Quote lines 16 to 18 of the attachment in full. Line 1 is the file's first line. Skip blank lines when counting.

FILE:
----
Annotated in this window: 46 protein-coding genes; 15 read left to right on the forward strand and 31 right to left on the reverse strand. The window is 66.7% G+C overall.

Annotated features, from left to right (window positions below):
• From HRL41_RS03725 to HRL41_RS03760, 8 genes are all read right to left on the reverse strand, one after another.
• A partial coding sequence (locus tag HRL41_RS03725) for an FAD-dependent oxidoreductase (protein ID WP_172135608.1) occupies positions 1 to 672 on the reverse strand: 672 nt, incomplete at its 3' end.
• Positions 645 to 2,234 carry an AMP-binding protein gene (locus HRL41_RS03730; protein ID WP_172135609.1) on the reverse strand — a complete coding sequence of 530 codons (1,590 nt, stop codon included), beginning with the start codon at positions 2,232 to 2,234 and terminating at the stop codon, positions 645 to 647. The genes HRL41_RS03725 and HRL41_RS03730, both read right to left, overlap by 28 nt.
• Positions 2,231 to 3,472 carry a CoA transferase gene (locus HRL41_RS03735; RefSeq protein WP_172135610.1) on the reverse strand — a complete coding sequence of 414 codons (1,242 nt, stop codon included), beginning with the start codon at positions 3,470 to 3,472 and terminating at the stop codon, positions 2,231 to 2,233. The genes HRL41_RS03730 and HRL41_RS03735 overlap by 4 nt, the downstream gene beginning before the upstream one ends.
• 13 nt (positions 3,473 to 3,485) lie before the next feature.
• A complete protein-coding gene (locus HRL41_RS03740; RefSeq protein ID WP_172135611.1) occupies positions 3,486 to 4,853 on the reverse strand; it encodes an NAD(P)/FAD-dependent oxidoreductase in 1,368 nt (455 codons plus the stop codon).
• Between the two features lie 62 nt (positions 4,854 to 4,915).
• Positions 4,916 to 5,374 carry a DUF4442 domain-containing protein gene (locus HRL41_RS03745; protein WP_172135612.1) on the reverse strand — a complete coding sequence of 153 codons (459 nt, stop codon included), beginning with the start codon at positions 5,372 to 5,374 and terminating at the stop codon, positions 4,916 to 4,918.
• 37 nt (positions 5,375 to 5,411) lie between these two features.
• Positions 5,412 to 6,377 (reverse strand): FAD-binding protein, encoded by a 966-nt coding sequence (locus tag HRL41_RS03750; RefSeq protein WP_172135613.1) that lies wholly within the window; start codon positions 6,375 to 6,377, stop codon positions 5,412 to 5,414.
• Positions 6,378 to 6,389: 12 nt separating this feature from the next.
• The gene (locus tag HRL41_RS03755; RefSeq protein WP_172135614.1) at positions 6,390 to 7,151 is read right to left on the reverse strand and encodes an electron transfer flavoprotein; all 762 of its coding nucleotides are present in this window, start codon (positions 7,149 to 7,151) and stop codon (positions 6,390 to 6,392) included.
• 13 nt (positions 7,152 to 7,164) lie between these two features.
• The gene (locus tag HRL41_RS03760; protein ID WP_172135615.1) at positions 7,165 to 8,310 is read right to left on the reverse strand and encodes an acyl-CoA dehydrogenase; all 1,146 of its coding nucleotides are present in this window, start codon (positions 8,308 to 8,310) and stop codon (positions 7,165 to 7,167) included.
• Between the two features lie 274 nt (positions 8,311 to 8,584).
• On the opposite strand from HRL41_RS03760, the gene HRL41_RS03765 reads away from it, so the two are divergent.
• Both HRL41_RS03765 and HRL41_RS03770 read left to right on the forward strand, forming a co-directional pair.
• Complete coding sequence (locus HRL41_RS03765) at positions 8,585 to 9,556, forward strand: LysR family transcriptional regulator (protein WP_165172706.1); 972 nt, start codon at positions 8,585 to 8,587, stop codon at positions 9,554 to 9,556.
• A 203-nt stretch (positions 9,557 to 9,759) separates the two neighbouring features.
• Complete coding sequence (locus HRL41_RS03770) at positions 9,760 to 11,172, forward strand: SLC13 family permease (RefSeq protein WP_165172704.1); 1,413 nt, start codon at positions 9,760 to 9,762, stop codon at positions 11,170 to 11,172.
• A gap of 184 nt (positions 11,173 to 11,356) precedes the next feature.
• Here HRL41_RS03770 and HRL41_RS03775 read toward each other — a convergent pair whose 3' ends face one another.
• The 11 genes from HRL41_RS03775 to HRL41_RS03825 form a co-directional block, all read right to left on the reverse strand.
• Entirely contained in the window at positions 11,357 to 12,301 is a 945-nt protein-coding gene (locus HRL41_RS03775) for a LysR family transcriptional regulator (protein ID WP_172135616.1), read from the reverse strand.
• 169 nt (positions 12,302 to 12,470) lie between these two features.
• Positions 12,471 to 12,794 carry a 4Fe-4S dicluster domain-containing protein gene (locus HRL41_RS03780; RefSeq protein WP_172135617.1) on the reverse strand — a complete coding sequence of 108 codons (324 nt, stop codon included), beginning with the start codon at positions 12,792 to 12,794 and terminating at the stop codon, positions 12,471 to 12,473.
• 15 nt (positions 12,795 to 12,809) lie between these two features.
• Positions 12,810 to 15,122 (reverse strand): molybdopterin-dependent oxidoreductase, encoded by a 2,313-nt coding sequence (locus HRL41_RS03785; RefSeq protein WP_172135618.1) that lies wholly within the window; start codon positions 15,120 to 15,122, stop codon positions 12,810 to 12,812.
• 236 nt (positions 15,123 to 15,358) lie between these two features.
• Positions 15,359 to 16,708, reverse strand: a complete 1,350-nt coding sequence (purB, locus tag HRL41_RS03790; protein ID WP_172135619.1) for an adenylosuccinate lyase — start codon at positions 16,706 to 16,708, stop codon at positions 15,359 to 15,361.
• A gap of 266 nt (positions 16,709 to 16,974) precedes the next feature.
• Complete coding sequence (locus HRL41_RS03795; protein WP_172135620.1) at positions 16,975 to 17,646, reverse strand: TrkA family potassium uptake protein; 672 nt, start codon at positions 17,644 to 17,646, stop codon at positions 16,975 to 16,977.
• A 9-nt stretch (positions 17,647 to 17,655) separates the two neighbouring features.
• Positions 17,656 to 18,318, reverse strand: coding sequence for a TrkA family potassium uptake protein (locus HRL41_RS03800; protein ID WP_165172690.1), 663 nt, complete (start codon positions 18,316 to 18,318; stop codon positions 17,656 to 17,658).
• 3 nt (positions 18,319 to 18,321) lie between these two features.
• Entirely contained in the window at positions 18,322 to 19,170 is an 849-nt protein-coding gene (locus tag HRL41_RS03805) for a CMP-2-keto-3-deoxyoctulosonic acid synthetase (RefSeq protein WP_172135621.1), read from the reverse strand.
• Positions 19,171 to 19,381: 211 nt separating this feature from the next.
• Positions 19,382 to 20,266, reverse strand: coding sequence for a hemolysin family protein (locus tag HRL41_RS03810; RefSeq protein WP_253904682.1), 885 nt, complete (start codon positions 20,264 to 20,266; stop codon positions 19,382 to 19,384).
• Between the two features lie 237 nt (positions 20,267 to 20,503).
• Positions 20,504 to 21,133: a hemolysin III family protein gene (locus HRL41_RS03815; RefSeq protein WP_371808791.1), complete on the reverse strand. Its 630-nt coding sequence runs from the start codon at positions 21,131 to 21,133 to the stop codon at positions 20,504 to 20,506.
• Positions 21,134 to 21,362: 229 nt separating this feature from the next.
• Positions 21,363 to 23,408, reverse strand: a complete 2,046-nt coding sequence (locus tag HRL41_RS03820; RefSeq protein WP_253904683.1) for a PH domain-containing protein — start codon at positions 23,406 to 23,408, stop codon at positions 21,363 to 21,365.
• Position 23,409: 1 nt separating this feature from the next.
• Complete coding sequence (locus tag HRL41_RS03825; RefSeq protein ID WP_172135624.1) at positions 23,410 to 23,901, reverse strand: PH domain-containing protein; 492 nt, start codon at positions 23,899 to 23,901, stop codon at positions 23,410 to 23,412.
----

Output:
• The gene (locus tag HRL41_RS03760; protein ID WP_172135615.1) at positions 7,165 to 8,310 is read right to left on the reverse strand and encodes an acyl-CoA dehydrogenase; all 1,146 of its coding nucleotides are present in this window, start codon (positions 8,308 to 8,310) and stop codon (positions 7,165 to 7,167) included.
• Between the two features lie 274 nt (positions 8,311 to 8,584).
• On the opposite strand from HRL41_RS03760, the gene HRL41_RS03765 reads away from it, so the two are divergent.